“I was kinda upset because I think his team took it more seriously than our team,” Hardaway said. “But he came in and put on a show in practice…

“He said ‘I can play all night, but you all have a game tomorrow and I don’t want to wear you out.’ I was not playing that much anyway so I wanted to get as much run as I can.”

Find out more about that legendary practice, and Jordan’s return, on The Sports Uncovered podcast.

 

NBA veteran Jason Terry takes job as assistant coach at Arizona

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Jason Terry played four years for the legendary Lute Olsen at Arizona, winning a national championship in 1997 and averaging 21.9 points a game his senior year. The Jet went on from there to play 19 years in the NBA, winning a Sixth Man of the Year award in 2009, and he was part of the 2011 Dallas Mavericks championship team.

Terry had moved into the front office side of the business and was serving as the assistant GM of the Texas Legends, Dallas’ G-League affiliate. Now, however, he is jumping back to his alma mater, reports Shams Charania of The Athletic.

This is a smart hire by Arizona and head coach Sean Miller. High schoolers going to a major D-1 school all have NBA dreams and having a respected NBA veteran who can say “this is what it takes” on staff is a big plus. Besides, Terry was a smart player who knows the game and had a mentality suited to coaching.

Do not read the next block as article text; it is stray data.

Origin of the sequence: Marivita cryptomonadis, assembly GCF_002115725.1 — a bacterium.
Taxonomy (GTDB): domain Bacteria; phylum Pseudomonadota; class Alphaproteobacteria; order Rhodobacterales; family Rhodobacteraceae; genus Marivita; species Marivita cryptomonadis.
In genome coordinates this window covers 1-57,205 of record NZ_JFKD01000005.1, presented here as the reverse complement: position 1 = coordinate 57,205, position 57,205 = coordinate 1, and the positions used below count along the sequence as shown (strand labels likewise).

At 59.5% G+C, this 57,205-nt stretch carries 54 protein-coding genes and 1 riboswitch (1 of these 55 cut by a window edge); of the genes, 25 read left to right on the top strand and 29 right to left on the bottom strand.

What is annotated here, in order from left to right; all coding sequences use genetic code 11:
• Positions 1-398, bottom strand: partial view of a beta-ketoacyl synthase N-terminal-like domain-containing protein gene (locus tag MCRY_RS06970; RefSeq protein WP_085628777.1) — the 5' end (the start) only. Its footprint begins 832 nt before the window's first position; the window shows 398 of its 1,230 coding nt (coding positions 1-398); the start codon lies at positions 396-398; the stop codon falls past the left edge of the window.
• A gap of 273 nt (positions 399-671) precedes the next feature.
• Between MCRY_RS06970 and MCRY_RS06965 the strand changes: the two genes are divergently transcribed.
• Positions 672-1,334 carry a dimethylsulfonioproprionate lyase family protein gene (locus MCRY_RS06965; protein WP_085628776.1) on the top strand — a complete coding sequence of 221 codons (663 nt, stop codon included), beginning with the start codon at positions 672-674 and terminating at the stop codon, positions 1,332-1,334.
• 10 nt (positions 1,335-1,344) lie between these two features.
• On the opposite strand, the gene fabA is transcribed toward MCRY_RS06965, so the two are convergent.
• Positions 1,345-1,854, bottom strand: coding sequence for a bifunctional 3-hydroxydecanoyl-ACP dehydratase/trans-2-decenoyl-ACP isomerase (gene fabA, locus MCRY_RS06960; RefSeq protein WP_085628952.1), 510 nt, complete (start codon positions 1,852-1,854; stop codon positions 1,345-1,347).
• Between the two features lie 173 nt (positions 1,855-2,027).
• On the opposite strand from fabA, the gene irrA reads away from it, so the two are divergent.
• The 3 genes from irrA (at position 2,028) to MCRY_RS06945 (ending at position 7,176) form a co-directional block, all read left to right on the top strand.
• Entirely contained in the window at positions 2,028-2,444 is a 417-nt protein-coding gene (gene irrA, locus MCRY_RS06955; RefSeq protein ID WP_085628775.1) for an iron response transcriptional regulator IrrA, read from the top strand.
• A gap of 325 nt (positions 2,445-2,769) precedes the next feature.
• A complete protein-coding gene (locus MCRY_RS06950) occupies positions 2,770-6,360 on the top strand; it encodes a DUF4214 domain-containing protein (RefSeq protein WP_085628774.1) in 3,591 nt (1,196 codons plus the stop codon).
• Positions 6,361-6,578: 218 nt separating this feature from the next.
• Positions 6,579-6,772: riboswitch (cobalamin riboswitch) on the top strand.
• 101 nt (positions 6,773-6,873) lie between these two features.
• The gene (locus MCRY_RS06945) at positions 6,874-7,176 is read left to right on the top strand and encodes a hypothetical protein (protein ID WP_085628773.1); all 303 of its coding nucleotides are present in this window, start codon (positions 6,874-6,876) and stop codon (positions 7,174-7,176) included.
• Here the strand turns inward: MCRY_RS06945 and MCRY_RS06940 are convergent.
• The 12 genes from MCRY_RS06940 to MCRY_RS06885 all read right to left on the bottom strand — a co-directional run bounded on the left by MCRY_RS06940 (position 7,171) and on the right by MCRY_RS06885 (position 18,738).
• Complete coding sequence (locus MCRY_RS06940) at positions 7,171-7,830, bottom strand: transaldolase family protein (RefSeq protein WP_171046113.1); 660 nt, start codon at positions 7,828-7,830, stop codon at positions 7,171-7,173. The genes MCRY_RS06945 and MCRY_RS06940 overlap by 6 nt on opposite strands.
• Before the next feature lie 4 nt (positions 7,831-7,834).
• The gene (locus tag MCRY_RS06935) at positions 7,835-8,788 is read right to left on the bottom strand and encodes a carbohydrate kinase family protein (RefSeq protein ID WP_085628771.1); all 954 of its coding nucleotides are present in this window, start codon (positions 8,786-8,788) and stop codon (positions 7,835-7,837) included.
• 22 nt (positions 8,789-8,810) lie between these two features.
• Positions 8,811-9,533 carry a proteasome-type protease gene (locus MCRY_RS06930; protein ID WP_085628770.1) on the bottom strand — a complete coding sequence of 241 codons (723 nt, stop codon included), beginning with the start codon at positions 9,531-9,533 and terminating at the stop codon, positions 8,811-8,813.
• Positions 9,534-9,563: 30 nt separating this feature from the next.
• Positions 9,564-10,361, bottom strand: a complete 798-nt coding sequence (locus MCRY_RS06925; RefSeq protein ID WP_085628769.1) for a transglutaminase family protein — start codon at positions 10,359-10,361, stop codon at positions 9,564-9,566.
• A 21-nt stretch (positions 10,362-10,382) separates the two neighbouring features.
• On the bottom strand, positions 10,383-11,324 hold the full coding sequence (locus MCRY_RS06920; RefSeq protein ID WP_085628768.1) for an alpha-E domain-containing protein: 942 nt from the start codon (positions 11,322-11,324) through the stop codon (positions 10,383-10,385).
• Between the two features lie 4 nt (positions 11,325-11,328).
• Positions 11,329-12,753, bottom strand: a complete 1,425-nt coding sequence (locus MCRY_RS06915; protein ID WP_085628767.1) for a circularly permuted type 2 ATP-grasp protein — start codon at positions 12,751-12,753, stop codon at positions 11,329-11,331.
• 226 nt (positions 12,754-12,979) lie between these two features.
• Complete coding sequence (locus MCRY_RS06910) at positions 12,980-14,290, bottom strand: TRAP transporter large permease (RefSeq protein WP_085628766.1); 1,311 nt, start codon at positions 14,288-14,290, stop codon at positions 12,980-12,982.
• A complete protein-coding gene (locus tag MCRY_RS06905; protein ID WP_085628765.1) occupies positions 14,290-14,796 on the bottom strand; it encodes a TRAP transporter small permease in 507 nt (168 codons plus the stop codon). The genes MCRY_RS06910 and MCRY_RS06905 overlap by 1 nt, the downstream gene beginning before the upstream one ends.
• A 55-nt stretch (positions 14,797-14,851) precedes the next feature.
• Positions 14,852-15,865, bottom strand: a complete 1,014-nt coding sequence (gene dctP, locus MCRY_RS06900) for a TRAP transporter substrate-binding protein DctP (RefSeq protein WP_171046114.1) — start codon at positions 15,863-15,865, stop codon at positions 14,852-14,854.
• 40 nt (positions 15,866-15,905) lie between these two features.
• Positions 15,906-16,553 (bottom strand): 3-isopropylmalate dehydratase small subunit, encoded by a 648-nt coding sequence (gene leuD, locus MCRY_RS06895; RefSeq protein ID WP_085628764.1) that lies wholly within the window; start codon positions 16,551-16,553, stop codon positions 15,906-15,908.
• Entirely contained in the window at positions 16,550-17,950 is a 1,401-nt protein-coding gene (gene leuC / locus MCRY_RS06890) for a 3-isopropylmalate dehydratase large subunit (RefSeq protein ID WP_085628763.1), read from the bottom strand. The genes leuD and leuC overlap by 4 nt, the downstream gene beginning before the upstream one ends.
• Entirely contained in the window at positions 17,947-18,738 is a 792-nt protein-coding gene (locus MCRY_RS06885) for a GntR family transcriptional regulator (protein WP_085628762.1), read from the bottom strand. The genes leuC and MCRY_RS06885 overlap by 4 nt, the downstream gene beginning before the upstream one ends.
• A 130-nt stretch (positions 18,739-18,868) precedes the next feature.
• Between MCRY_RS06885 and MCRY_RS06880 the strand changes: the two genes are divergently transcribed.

For Terry, he’s back in a place he likes, he’s young (42) and has a world of options ahead of him.

Scott Foster says it’s going to be different officiating without fans in building

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The noise from 18,000 people can cover up a lot of sounds in an NBA arena. So when a back-bench assistant coach yells “bulls****” after a call he doesn’t like, the official never hears it and the game moves on.

Not when NBA games restart in fan-less facilities in Orlando in a couple of months. Without those fans, referees are going to get to hear that coach. And a whole lot more.

It’s going to be weird for referees in Orlando, just like for players, veteran official Scott Foster said recently on NBA TV.

I know I don’t want everything that we normally say to each other going out. But normally we’re all in a professional manner out there. But it is going to be different. There’s going to be some assistant coaches that we haven’t really heard from before sitting in the second row that we’ll be able to hear now, so there’s going to be some adjustment there. And then I think we’re going to need to really talk about and analyze what is OK for the public to hear and how we’re going to go about our business.

But it’s definitely going to be a different thing. I’m definitely looking forward to it. I think it’s going to be a really unique experience for the referees, players, coaches, everybody who’s going to go through this.”

It is going to be unique. Everybody is going to hear everything, and that is going to be very different from most nights when coaches have to go to hand signals because it’s too loud just to call out a play. It’s going to lead to some awkward and tense moments.

Everyone is going to have to adjust to the new reality, and that includes the referees, too.